S.F. No. 4887.
May 13, 1909.
APPEAL from a judgment of the Superior Court of Contra Costa County and from an order denying a new trial. William S. Wells, Judge.
The facts are stated in the opinion of the court.
A.L. Frick, and R.H. Latimer, for Appellants.
William M. Cannon, and H.V. Alvarado, for Respondents.
This is an action to recover damages for false imprisonment of the plaintiff Magdalena Gomez by the defendant Scanlan. Scanlan was constable of the eleventh township of the county of Contra Costa, and his codefendants were sureties on his official bond. After the commencement of the action, John H. Gomez, who, as husband of Magdalena, had joined as plaintiff, died. His wife obtained letters of administration of his estate, and, as administratrix, was substituted for the decedent. Individually, and as such administratrix, she recovered judgment for two thousand dollars. The defendants appeal from the judgment and from an order denying their motion for a new trial.
1. The death of John H. Gomez and the appointment of Magdalena Gomez as administratrix of his estate, were made to appear by means of a supplemental complaint. The defendants demurred to this pleading on the ground of misjoinder of parties plaintiff, and, the demurrer having been overruled, set up the alleged misjoinder in their answer. It is contended that the action was, originally, one to recover community property, and, as such, should have been brought by the husband alone. In such action the wife, it is claimed, cannot properly be joined as plaintiff either with the husband or with his personal representative. This position is fully refuted by a reference to the authorities on the point. In McKune v. Santa Clara V.M. L. Co., 110 Cal. 481, [42 P. 980], the court said that "though the right of action and the damages recovered are community property, this form of action is an exception to the rule that the husband has control of the community property and may sue or be sued alone where it is concerned. The wife is a necessary party." The doctrine so declared had been established as the law of this state by a long line of prior decisions. (Sheldon v. Steamer Uncle Sam, 18 Cal. 526, [79 Am. Dec. 193]; Matthew v. Canadian Pacific R.R. Co., 63 Cal. 450; Tell v. Gibson, 66 Cal. 247, [5 P. 223]; Baldwin v. Second St. C.R. Co., 77 Cal. 390, [19 P. 644]; McFadden v. Santa Ana R. Co., 87 Cal. 464, [25 P. 681]; Neal v. Depot R. Co., 94 Cal. 425, [29 P. 954].) If the husband and wife were properly joined as plaintiffs in the first instance, there can be no objection to substituting for the deceased husband his personal representative. (Gomez v. Scanlan, 2 Cal.App. 579, [ 84 P. 50].)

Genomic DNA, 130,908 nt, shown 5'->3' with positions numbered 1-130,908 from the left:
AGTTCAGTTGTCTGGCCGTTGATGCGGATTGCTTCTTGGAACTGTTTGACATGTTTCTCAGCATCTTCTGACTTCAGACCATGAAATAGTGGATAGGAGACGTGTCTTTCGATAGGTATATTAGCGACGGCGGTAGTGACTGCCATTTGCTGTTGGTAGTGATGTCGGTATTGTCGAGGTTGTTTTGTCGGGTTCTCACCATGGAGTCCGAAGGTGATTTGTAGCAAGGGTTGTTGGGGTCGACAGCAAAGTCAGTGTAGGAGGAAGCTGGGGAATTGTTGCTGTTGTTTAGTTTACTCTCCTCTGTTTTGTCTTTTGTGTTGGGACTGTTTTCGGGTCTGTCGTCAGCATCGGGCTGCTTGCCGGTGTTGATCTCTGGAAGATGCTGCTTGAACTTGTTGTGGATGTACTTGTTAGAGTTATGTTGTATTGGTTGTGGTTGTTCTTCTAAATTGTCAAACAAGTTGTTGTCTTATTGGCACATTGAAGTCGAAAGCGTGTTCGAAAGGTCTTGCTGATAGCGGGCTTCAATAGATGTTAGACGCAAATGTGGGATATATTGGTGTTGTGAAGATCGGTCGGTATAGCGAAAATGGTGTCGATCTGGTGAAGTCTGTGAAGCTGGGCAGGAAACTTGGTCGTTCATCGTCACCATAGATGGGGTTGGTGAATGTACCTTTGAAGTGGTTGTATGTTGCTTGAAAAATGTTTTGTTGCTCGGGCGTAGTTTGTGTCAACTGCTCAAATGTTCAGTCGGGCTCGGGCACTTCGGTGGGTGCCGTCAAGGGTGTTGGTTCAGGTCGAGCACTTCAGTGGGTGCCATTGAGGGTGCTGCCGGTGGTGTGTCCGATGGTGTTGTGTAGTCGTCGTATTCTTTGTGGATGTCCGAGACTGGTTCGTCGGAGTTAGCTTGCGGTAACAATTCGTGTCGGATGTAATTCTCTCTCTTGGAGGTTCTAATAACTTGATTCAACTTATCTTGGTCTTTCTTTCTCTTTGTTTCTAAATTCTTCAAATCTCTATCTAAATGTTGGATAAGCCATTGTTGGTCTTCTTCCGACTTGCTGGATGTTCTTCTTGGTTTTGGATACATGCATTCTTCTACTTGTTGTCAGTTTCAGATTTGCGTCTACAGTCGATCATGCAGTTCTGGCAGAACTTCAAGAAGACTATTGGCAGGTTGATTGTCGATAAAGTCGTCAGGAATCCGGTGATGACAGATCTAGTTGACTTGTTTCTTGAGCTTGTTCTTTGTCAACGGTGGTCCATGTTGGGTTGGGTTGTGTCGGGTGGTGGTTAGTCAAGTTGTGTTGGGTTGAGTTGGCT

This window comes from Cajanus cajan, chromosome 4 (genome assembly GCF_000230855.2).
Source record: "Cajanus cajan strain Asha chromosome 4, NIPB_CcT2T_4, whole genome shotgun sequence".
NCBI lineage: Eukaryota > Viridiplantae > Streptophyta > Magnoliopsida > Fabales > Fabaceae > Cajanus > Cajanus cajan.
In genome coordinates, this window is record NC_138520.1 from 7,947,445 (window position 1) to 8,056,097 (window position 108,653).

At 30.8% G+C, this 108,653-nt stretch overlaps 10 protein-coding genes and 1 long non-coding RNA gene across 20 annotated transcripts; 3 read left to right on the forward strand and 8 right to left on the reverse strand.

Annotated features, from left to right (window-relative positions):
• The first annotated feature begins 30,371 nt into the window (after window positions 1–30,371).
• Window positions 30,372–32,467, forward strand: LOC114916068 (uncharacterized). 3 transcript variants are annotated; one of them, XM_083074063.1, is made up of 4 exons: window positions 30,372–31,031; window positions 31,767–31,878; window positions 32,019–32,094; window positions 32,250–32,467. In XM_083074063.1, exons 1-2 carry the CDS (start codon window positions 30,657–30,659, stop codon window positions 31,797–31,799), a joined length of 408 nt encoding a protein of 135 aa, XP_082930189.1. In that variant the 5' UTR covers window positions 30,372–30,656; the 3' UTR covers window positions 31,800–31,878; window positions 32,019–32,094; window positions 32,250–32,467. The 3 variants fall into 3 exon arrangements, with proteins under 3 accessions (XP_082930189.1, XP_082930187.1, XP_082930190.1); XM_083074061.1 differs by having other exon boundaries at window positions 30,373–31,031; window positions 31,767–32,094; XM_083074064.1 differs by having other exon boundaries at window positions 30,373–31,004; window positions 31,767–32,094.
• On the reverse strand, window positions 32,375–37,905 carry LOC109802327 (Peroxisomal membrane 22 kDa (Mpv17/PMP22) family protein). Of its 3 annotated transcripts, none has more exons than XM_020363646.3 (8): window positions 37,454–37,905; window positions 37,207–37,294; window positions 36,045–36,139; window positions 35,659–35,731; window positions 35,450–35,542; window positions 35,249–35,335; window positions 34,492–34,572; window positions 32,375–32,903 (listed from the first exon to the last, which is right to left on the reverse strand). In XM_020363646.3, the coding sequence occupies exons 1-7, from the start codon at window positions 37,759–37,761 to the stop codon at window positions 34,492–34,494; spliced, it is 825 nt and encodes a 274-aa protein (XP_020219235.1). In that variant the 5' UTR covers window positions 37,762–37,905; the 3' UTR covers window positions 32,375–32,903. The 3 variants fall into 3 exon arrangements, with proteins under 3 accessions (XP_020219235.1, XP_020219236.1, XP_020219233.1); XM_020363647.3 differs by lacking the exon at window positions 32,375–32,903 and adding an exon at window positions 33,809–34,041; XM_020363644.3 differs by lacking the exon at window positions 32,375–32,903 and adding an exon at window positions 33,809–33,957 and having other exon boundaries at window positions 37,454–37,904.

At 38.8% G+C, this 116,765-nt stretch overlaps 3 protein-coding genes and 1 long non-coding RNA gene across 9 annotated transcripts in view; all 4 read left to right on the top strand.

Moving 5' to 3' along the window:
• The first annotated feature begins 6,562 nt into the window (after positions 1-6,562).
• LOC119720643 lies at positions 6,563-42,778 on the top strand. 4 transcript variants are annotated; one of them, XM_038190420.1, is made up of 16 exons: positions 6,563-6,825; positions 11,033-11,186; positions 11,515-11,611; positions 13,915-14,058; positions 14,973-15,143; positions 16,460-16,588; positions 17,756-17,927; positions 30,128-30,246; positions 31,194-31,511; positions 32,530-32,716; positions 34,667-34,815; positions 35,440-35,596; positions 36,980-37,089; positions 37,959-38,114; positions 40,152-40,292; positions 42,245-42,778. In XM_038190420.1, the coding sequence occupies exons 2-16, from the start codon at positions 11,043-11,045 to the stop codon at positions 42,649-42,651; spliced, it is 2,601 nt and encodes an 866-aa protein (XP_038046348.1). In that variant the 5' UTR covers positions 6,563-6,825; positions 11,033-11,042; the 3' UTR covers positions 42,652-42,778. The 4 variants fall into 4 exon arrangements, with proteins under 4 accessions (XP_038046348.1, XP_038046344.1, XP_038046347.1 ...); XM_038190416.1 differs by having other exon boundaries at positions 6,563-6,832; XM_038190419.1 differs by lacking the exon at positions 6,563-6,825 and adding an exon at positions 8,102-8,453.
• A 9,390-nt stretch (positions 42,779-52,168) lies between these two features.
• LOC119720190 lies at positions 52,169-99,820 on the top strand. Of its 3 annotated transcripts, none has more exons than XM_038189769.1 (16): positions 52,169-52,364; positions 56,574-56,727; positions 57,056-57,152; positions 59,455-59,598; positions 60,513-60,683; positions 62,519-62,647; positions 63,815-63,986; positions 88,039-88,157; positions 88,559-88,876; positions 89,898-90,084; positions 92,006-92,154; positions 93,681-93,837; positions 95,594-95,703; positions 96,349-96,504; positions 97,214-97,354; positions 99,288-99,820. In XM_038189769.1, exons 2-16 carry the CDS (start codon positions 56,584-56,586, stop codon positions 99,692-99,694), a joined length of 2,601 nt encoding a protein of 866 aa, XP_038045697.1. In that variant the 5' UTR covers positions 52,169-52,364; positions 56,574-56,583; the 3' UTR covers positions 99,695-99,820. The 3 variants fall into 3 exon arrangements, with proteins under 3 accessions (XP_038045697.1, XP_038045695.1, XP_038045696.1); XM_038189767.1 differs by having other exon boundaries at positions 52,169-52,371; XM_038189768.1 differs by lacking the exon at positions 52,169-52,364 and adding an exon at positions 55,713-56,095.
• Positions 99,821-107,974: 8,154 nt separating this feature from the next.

2. It is contended that the complaint is insufficient as against the sureties for want of allegations tending to show that Scanlan, in arresting and detaining the plaintiff Magdalena, was acting under color of his office. It is undoubtedly true, as urged by appellants, that the sureties on a constable's bond are not liable for his trespasses committed not under color of office nor in the line of official duty. (Felonicher v. Stingley, 142 Cal. 630, [ 76 P. 504].) The complaint in this case, however, sufficiently shows the official character of Scanlan's acts. It alleges that Scanlan, acting in his capacity as constable, did arrest and imprison the plaintiff Magdalena Gomez on a pretended charge of grand larceny. On such charge, one of felony, he had authority, as a peace officer, to make an arrest without a warrant (Pen. Code, sec. 836). Even if the averment that Scanlan was "acting in his capacity as constable" be rejected as a statement of a conclusion of law, the other allegations are enough to make out a case of a trespass committed by Scanlan, "while attempting to perform some official act in the general line of his official duties." (Felonicher v. Stingley, 142 Cal. 630, [ 76 P. 504].) As against a general demurrer — the only form in which defendants attempted to make this objection — the complaint certainly cannot be treated as totally lacking in averment of essential facts.
3. The cause was tried before a jury. Certain instructions given by the court are assailed. One of them directs the jury that, if they find that Scanlan unlawfully violated the personal liberty of the plaintiff Magdalena Gomez, they "must find a verdict for the plaintiffs." Another that if Scanlan, after making the arrest, restrained Mrs. Gomez of her liberty for an unreasonable time without taking her before a magistrate, such detention constituted a false imprisonment, and in such case the jury "must find a verdict for the plaintiffs." The criticism directed against these instructions is that they do not inform the jury that the liability of defendants would arise only if the wrong committed by Scanlan was one done by him in his official capacity. This qualification, however, was applicable only to the defendants who were sued as sureties. Scanlan himself was of course liable for any wrongful act committed by him, whether officially or otherwise. The instructions merely state that the plaintiffs are, under the circumstances stated, entitled to a verdict, not that such verdict must go against all of the defendants. In a later instruction, dealing specifically with the responsibility of the defendant sureties, the jury were instructed that a verdict against such sureties should be rendered only if Scanlan was guilty of a false imprisonment of Mrs. Gomez, "while acting in his capacity of constable of the 11th township." This removed any ambiguity that might be thought to reside in the earlier instructions, taken by themselves. To the suggestion that the court should have stated the circumstances under which the constable might be held to have acted in his official capacity, the answer is that it was incumbent on the defendants to request an instruction on this precise matter, if they desired it.